Dr Rachel Leow

Dr Rachel Leow

Assistant Professor of Law

LSE Law School

Room No
Cheng Kin Ku Building 6.06
English, Mandarin
Key Expertise
Private Law

About me

Rachel joined the LSE Law School as Assistant Professor of Law in Sep 2022. From Aug 2024, she will be Associate Professor of Law. She is a private lawyer whose main research expertise and interests span three broad areas: agency law, the law of unjust enrichment and restitution, and trusts and commercial equity. She also has a special interest in corporate attribution in private law, the subject-matter of her doctorate and first monograph, Corporate Attribution in Private Law (Hart Publishing 2022). Her work has been cited with approval by the Supreme Court of the United Kingdom and the Singapore Court of Appeal.

Much of her work thus far has centred around one core question: why, how, and when do people act for or on behalf of another in private law? Currently, she is working on projects on mental incapacity and minority in private law, apparent authority, the liability of principals for torts of their agents, and the Partnership Act 1890.

At the LSE, Rachel is currently Chair of the LLM Exam Sub-Board.   

Before coming to the LSE, Rachel was Assistant Professor at the National University of Singapore, where she also read law as an undergraduate (LLB). She then moved to the University of Cambridge, where she completed her LLM and PhD at Downing College. At Cambridge, she won the Gareth Jones Prize for the Law of Restitution with the then-highest mark on record. She also won the Chancellor’s Medal for English Law, which is awarded to a candidate of exceptional merit in English law. At NUS, she won the university-wide University Annual Teaching Excellence Award once and the Faculty of Law Annual Teaching Excellence Award twice.

Research interests

  • Private law
  • Unjust enrichment and restitution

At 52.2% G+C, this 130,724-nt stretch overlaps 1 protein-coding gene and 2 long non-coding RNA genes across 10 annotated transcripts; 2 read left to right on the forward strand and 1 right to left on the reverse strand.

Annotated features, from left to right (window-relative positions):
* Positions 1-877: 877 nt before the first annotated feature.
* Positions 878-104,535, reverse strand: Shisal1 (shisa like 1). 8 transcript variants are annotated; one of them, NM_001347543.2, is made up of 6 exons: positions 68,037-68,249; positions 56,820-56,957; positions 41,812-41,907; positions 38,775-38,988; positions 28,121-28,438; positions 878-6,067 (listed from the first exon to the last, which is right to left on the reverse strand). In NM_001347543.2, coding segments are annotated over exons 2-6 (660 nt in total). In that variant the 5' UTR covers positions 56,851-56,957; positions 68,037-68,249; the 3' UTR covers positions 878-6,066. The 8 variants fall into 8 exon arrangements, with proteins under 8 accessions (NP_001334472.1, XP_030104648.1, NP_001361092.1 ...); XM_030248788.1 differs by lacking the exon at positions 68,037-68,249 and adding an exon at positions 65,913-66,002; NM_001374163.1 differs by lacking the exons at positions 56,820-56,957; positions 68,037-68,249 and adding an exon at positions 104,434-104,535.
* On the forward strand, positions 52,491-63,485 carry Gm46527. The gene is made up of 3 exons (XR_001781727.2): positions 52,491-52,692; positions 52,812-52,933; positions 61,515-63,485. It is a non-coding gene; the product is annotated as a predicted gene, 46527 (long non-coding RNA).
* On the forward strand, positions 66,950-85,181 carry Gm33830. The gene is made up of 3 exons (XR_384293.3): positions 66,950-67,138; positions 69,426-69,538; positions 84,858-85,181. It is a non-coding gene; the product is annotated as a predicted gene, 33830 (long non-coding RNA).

• Trusts
  • Commercial Equity
  • Agency law
  • Corporate attribution


  • National University of Singapore, University Annual Teaching Excellence Award 2021 (University wide-teaching award; only two winners from the Faculty of Law in 2020/21, awarded to recognise contributions by an individual to the design, development, implementation, and evaluation of high-quality teaching and assessment at the module or programme level)
  • National University of Singapore, Faculty of Law Annual Teaching Excellence Award 2022 (Faculty-wide teaching award)
  • National University of Singapore, Faculty of Law, Annual Teaching Excellence Award 2021 (Faculty-wide teaching award)


Corporate Attribution in Private Law (Hart Publishing 2022).

Looking at key questions of how companies are held accountable under private law, this book presents a succinct and accessible framework for analysing and answering corporate attribution problems in private law.

Corporate attribution is the process by which the acts and states of mind of human individuals are treated as those of a company to establish the company's rights, duties, and liabilities. But when and why are acts and states of mind attributed in private law?

Drawing on a wide range of material from across the disparate areas of company law, agency law, and the laws of contract, tort, unjust enrichment, and equitable obligations, this book's central argument is that attribution turns on the allocation and delegation of the company's own powers to act. This approach allows for a much greater and clearer understanding of attribution. A further benefit is that it shows attribution to be much more united and coherent than it is commonly thought to be. Looking at corporate attribution across the broad expanse of the common law, this book will be of interest to lawyers across the common law world, including the United Kingdom, Australia, Canada, and Singapore.

click here for publisher's site

Cited with approval by the Supreme Court of the United Kingdom in Trustees of the Barry Congregation of Jehovah’s Witnesses [2023] UKSC 15, where Lord Burrows, giving the unanimous decision of the Supreme Court, said: ‘I have found very helpful on the conceptual basis of vicarious liability, Rachel Leow, Corporate Attribution in Private Law (2022) chapter 4.’

Cited by Goh Yihan J in Axis Megalink Sdn Bhd v Far East Mining Pte Ltd [2023] SGHC 243

Reviews (available on request):

-          Nicholas Felstead (2022) 50 Australian Business Law Review 144-146

-          Sir Ross Cranston (2022) 37 Butterworths Journal of International Banking and Financial Law 765

-          John Murphy (2023) 139 Law Quarterly Review 340-343

-          Eva Micheler (2023) 82 Cambridge Law Journal 371-73

-          Hans Tjio (2023) Singapore Journal of Legal Studies 498-506


Book Chapters

Case Notes

Reviews and others